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UNIONS AND GOVERNMENT CONNECTIONS WITH SHORT-TERM RENTAL AGENTS


The Tasmanian Tenants Union, and the University of Tasmania, know too well the contribution Airbnb and other short-term rental platforms are having in regards to a crisis in housing. Strong growth in Tasmanian tourism has resulted in the sector expanding by 162% in the two years to June 2018, with almost 5,000 properties now listed on Airbnb alone.

The UK Timesis reporting that one in ten central Edinburgh homes is listed on the Airbnb platform, with many other platforms also eating into housing. “Growing numbers of families and young professionals are losing their homes as landlords exploit the short-term letting market.” In another article The Times writes, “the reality is that so many hosts have multiple listings, and Airbnb can no longer claim exclusive inventory because the professional managers are listing on HomeAway(Stayz) or Booking.com, as well”. In an article titled Investigation: how Airbnb has been hijacked by agencies making a huge profitthe Times revealed a number of cases where individuals were listed as hosts, but were indeed fronts for corporations. The chief executive of the Accommodation Association of Australia, Dean Long, says The Times article just reinforces what the industry has known for some time. “The industry has long reinforced that unhosted, whole properties dominate on the site. Currently Inside Airbnb data shows that 62.5 percent of properties listed in Sydney and Melbourne are entire homes and apartments with high availability.”

The San Francisco Tenants Union was able to expose an upwards of US$8 million spend by Airbnb to defeat a ballot initiative that would limit how many days landlords can temporarily rent their properties. And a small US$100k donation from Airbnb saw some San Francisco merchants advocating for Airbnb. Airbnb has just dropped $50k into an historic QLD outback pub plus several other Australian Hotels in an attempt to find favour with the Australian Hotels Association, ignoring Airbnb being “corporate raiders that profit by aiding and abetting illegal tourist rentals, driving up housing costs, unlawful evictions, gutting residential communities, etc. etc”. But otherwise, the give-aways are “OK”.

Despite Airbnb Australia Sam McDonagh’s claim to The Australian newspaper (02/06/16) that we are Airbnb’s “most penetrated market in the world”, a controversial NSW Tenants Union report championed Airbnb’s mantra, ‘Belong Anywhere’. The Union’s report concluded: “(we) acknowledged the impact the growth in short-term letting has had on communities in other parts of the world, but from our investigation the same does not appear to be true here”.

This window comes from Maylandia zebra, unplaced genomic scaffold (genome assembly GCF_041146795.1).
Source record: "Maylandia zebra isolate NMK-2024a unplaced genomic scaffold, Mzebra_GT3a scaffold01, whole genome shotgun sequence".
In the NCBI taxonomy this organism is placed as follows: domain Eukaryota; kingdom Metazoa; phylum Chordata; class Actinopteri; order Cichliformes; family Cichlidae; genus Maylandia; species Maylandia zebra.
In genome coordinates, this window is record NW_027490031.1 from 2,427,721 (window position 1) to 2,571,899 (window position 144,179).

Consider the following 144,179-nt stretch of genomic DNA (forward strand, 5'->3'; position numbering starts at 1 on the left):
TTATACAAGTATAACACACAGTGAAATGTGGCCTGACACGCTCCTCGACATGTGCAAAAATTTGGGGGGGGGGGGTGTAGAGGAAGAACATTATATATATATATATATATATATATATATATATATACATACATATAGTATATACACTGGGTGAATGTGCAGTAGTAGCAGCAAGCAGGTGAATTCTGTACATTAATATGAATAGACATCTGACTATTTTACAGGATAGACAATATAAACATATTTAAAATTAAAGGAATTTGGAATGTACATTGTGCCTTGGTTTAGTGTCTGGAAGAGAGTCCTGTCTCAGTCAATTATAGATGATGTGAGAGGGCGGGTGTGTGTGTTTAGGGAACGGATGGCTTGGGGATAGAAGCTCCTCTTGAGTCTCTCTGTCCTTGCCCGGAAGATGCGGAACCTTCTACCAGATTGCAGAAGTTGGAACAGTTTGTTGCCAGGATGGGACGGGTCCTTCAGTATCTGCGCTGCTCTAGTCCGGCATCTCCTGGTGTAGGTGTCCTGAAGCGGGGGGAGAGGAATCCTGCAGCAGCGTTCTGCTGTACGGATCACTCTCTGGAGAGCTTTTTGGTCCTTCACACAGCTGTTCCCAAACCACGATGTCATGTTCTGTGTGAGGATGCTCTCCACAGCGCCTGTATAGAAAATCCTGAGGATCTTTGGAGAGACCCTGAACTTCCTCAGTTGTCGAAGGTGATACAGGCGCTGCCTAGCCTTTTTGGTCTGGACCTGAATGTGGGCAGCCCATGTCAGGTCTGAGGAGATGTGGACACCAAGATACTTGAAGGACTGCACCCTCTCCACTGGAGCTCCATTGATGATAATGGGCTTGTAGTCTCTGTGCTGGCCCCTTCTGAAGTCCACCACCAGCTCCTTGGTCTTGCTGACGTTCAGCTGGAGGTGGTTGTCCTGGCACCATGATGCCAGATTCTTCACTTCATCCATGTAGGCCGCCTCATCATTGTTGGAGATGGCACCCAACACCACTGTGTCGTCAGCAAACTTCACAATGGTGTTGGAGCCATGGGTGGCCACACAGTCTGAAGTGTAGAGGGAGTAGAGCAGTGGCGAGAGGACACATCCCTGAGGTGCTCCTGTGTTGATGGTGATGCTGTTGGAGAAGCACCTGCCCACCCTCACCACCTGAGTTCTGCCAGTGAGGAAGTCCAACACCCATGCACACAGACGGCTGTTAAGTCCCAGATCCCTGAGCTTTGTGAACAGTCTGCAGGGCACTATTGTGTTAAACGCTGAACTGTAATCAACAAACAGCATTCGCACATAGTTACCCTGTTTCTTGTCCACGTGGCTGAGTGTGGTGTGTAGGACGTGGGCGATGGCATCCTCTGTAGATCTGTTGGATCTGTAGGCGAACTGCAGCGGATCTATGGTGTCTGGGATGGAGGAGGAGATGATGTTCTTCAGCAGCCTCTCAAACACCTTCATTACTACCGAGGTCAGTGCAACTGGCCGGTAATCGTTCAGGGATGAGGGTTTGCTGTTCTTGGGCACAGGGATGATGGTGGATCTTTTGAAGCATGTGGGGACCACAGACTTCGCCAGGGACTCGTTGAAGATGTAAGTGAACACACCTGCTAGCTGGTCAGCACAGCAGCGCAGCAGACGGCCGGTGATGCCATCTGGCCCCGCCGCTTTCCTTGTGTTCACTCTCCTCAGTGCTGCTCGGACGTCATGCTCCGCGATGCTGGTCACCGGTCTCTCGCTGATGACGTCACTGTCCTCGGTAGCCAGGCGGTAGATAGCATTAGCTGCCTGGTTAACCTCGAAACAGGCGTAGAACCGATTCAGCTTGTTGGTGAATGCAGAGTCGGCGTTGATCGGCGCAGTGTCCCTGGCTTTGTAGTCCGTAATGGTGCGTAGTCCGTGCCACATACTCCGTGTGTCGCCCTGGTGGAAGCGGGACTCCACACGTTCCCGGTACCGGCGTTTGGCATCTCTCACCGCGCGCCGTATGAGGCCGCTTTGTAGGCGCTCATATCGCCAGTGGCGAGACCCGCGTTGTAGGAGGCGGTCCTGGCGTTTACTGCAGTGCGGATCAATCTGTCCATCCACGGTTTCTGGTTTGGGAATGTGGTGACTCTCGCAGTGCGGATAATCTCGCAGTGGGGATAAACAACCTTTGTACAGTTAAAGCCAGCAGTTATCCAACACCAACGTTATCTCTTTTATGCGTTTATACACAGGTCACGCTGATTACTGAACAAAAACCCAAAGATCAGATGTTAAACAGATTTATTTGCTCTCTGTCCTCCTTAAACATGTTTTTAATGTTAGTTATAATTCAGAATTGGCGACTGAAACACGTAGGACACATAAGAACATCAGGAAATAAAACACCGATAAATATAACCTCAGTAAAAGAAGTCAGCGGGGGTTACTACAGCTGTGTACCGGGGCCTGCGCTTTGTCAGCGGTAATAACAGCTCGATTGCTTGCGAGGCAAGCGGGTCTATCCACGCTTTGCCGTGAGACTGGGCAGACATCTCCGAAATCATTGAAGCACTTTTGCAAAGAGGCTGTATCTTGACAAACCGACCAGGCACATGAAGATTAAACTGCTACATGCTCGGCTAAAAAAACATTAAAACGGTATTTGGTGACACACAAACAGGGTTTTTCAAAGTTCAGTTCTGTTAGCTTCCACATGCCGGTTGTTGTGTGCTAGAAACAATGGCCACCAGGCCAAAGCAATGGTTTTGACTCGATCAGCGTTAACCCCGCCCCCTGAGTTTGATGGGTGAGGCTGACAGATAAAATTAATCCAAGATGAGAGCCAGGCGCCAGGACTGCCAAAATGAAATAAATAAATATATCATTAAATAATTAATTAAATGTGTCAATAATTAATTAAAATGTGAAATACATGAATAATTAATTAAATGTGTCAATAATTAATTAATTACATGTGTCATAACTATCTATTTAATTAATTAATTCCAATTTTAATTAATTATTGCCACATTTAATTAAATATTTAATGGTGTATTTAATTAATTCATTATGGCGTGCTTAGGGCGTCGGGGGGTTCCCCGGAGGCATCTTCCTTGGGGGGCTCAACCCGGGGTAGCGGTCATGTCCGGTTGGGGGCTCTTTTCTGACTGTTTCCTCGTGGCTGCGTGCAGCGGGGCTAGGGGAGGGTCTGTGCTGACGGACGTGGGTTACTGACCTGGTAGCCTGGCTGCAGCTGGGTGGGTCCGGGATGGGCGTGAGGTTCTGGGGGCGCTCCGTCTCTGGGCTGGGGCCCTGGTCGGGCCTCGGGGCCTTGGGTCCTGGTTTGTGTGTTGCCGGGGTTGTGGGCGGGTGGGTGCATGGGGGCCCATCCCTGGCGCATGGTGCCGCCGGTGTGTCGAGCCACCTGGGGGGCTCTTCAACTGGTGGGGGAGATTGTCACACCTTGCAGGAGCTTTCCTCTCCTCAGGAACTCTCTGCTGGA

A NSW Parliamentary reportstates that in 2014, NSW/ACT had lost an estimated 216,000 homesto the short-term rental Industry. Parliamentary Inquiry Members recommended that the short-term rental of all NSW residential dwellings should now be deemed ‘exempt/complying’ development – a claimed ‘win win’ for Airbnb. Was MPs’ failure to seek legal advice on this retrospective downgrading of Residents’ proprietary rights accidental? State Labor Leader Jodi McKay, former State Labor Leader/Premier Bob Carr and former National Secretary of the TWU/now Federal Labor Senator Tony Sheldon are key Airbnb players. As a matter of urgency, Politicians, Government Departments and numerous NSW Unionslinks with Airbnb, Stayz, Booking.com, DestinationNSW and other agents offering cabins, residential dwellings etc as holiday rentals need to be addressed. Questions remain over possible ‘conflict of interest’ in relation to the recommendations of the NSW Parliamentary Inquiry into the adequacy of legislation covering holiday rentals.

NSW Residents write: “It feels as if a river of fetid syrup is engulfing all of us and we are powerless to stop it”, and “the more one observes operations of Government the clearer it becomes how intertwined business and politics is, to the exclusion of the people. It has probably always been so, but it seems a lot worse since the rise of neoliberal ideology. It was a brilliant concept for the business sector. It’s tragic!”


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